Columbia Union People
by Celeste Ryan Blyden

The Columbia Union is blessed to have nearly 125,000 baptized members worshiping in 700 churches across eight states.  As Visitor editor, Celeste Ryan Blyden travels to churches, schools, hospitals, camp meetings, and other places in our union to attend and cover events, etc.  Through this blog, she introduces you to the "Columbia Union People" she meets along the way.  Take a look; you might see someone you know!

Archives 2008
Columbia Union People

Visit to Trinity Temple, Newark, New Jersey


 

Jackie Williams, youth Sabbath School superintendent, saw me taking photos and introduced herself. She showed me around to her classrooms where everyone was busy learning. She says there are about 80 young people in her division and a number of wonderful teachers.

One of the dedicated teachers is Helen Hughes. She leads a group of 25 energetic Little Lambs, the youngest members of the Newark Pioneers Pathfinder Club. Two of these little ones, clad in their pretty blue uniforms, are her children. I wonder if there’s a little lambs song?

 

Andrew Hawkins, 14, is studying for baptism with Deborah Spearman. On this day, he was learning what happens to people when they die. He will be baptized in April.

 

Margery Morgan enjoys singing in the Trinity Temple Mass Choir, but I knew there had to be more to her than just a beautiful alto voice and a bashful smile. Turns out she just retired last year after serving 25 years as principal of Trinity Temple Academy, the church’s K-8 school. Who knew we have a school in Newark? Glad to meet you Mrs. Morgan and to know about your dedicated service to Adventist education.

Trinity Temple Mass Choir added beautiful music to the service.
 
This young man enjoyed collecting dollars for children’s ministry.
These three young ladies enjoyed listening to a special story about valuing ourselves. Indeed Jesus values us so we should value ourselves and each other.
It was such a blessing to see Pastor Norman Miles and to know where he’s ministering these days. Austin and I appreciated his hospitality and enjoyed his sermon titled “The Path to Freedom,” which reminded members of the importance of maintaining a connection with God. “Some of us, as our prosperity goes up, our prayer life goes down,” he noted. “But, above all, God wants us to be in connection with Him.” He talked about the 30-day fast that members had just completed and encouraged them to continue to fast from another area they needed to address spiritually.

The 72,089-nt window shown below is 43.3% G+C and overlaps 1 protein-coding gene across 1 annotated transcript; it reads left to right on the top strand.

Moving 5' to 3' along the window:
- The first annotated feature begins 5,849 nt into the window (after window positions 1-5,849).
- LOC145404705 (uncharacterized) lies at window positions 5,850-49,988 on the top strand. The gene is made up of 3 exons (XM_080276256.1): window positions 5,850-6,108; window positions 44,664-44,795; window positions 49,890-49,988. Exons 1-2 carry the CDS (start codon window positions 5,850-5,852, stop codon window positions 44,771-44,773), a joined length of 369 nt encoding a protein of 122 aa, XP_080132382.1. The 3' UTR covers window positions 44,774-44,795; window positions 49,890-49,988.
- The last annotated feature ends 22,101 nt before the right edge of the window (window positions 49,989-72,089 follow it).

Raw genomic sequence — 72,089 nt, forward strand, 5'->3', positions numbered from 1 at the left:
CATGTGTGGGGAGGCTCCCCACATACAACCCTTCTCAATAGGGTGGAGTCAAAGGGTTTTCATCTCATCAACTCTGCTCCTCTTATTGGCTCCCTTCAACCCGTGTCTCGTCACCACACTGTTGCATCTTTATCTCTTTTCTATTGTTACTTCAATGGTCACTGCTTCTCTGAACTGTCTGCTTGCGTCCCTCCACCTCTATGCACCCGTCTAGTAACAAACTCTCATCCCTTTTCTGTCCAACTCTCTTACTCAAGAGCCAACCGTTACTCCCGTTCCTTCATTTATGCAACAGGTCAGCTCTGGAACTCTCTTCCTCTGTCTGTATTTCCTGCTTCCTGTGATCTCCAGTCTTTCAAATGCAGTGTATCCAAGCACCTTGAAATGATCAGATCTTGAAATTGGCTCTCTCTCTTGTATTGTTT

Visit to Beltsville (Md.) Church - www.beltsvillesda.org

 

Carolyn Forrest, associate secretary and director of Human Relations at the North American Division, was the first person to greet Austin and me. Thanks for welcoming us to your church Carolyn.

Members took time to greet one another during the service. That’s one way to make sure no one is overlooked. They also invited all guests to stay for a vegan potluck after church. “That means no cheese,” said one member wrinkling his nose. I wanted to tell him that vegan food is healthier and it has come a long way in terms of taste. Give it a try! The good news is that next week’s potluck will be Hawaiian food. Think pineapple!

 

Last fall, Lisa Brown-McNeil invited her co-worker Ronnie Harrell to Beltsville. She hadn’t been coming regularly for like 10 years. But when she received the church’s Revelation Seminar flyer, she invited him to come along. He did and he’s been coming every week since October and studying with Pastor Kermit Netteburg. He’s getting baptized March 1. Awesome!

 

Nancy Mack “hammered” her points across with a great story that kept the kids wide-eyed and open-mouthed. Good job!

The praise team included 17-year-old Sunena Bathini on guitar.
Rather than one prayer from the front, members were invited to pray together in groups of two or three. “Were two or three are gathered in My name…”
Beltsville Adventist School’s 5th Grade Bells and Chimes provided special music. There were many proud parents and members cheering them on. 
PA facilitator Russ Moulder makes sure the sound is working right. We often don’t think about it, but that’s one job we should never take for granted because without sound all our churches and events would be in trouble. Thanks Russ and all our volunteer sound engineers for making church sound good Sabbath after Sabbath.